The Supreme Court’s decision to resend Monsanto’s Bt cotton case to the trial court will ensure judicial scrutiny of all aspects of the patent once again
Agrochemical and biotech giant Monsanto’s genetically modified cotton seed business is out of trouble in India; but only for the time being.
On January 8, the Supreme Court set aside the April 2018 Delhi high court decision that invalidated Monsanto’s patent on Bt cotton seeds. It ordered a single judge trial court bench to hear the case and check the validity of the patent. The case concerns two Bt cotton seed varieties—Bollgard and Bollgard II—that are genetically modified to resist the bollworm pest. No date for the hearing has been set and the case could drag on for at least a couple of more years.
At the crux of the dispute is a 2004 agreement between Monsanto, then a company based in the Netherlands and now owned by Germany’s Bayer, and Nuziveedu Seeds Ltd, a Hyderabad-based agriculture firm. As per the contract, which was valid for 10 years, Nuziveedu, made a one-time payment of Rs 50 lakh to Monsanto to develop genetically modified hybrid cotton seeds using the company’s patented Bt cotton donor seeds. Nuziveedu was also supposed to pay a “trait” fee to Monsanto on the sale of its own seeds once it developed them. This trait fee was set high at Rs 1,200 per 450 g seed packet. It hiked the market price of the seeds and state governments started bringing in price control regimes. Andhra Pradesh was the first to set the trait fee at Rs 150 in 2006-07, followed by Maharashtra and Gujarat. This non-uniformity in seed rates across states made the Union government step in. Invoking the Essential Commodities Act, 1955, the Union Ministry of Agriculture and Farmers’ Welfare set the trait fee at Rs 49 and the retail price for a 450 g seed packet at Rs 740 in March 2015.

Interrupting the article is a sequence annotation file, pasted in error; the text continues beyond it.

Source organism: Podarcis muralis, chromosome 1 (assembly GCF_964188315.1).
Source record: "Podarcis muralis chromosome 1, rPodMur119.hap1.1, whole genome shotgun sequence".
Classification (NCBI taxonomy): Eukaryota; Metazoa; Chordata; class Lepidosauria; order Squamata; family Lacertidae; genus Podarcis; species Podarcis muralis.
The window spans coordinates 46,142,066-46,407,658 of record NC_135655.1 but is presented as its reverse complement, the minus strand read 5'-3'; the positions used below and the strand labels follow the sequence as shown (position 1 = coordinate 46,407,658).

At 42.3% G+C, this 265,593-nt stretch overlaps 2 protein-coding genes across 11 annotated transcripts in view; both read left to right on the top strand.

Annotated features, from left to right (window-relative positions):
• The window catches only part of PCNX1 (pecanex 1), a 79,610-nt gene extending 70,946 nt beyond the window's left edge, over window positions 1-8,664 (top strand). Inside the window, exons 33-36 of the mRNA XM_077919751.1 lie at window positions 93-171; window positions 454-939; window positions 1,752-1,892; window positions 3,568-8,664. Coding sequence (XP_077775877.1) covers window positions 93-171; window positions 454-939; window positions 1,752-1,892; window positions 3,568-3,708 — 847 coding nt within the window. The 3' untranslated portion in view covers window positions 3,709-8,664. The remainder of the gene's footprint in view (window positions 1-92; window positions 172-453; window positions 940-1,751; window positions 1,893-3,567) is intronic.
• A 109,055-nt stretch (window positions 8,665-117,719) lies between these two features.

In October 2015, eight Indian seed companies, Nuziveedu being the biggest of them, that were in agreement with Monsanto, requested Monsanto to accept payments as per the price fixed by government. But Monsanto terminated the agreement with Nuziveedu (which had been renewed in 2014) and filed a civil suit in the Delhi high court the same month against the company and its two subsidiaries—Prabhat Agri Biotech and Pravardhan Seeds—saying that Nuziveedu was infringing on its patent by using its technology. “How can a company pay a higher trait fee when the government has reduced the price,” N Murali Krishna, company secretary and head, corporate legal, Nuziveedu, told Down To Earth. Monsanto also filed an injunction plea to stop Nuziveedu from using the Monsanto trademark till the case was decided. Nuziveedu refuted the claim, saying it has developed its own varieties that are different in characteristics, and that it has applied for intellectual property protection under the Protection of Plant Varieties and Farmers’ Rights Act, 2001.